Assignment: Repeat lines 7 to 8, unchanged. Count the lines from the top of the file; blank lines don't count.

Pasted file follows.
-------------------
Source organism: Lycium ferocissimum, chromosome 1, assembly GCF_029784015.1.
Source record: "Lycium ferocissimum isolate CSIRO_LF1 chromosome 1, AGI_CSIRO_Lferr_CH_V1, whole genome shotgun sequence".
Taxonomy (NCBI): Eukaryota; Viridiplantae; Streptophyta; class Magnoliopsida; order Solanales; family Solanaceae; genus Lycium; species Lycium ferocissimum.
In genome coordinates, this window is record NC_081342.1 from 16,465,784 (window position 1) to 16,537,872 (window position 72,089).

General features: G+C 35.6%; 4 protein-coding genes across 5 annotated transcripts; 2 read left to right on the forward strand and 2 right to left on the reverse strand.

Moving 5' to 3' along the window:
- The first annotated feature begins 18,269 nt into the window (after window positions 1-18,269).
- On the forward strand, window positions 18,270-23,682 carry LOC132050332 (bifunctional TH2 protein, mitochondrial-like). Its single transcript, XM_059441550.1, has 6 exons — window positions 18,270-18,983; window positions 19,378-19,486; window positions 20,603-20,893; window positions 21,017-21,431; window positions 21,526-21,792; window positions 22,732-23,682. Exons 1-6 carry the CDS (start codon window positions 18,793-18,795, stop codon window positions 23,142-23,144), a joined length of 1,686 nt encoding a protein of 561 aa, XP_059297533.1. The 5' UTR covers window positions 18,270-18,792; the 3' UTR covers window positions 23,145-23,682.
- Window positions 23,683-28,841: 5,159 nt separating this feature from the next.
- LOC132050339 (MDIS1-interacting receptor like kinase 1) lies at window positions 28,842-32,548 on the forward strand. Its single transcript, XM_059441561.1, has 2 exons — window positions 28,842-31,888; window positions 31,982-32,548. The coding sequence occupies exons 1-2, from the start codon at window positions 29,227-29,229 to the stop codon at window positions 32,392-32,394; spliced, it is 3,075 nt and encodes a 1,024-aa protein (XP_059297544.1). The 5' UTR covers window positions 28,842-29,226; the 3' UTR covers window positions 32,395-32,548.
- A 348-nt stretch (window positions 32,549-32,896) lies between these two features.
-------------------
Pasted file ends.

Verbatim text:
- The first annotated feature begins 18,269 nt into the window (after window positions 1-18,269).
- On the forward strand, window positions 18,270-23,682 carry LOC132050332 (bifunctional TH2 protein, mitochondrial-like). Its single transcript, XM_059441550.1, has 6 exons — window positions 18,270-18,983; window positions 19,378-19,486; window positions 20,603-20,893; window positions 21,017-21,431; window positions 21,526-21,792; window positions 22,732-23,682. Exons 1-6 carry the CDS (start codon window positions 18,793-18,795, stop codon window positions 23,142-23,144), a joined length of 1,686 nt encoding a protein of 561 aa, XP_059297533.1. The 5' UTR covers window positions 18,270-18,792; the 3' UTR covers window positions 23,145-23,682.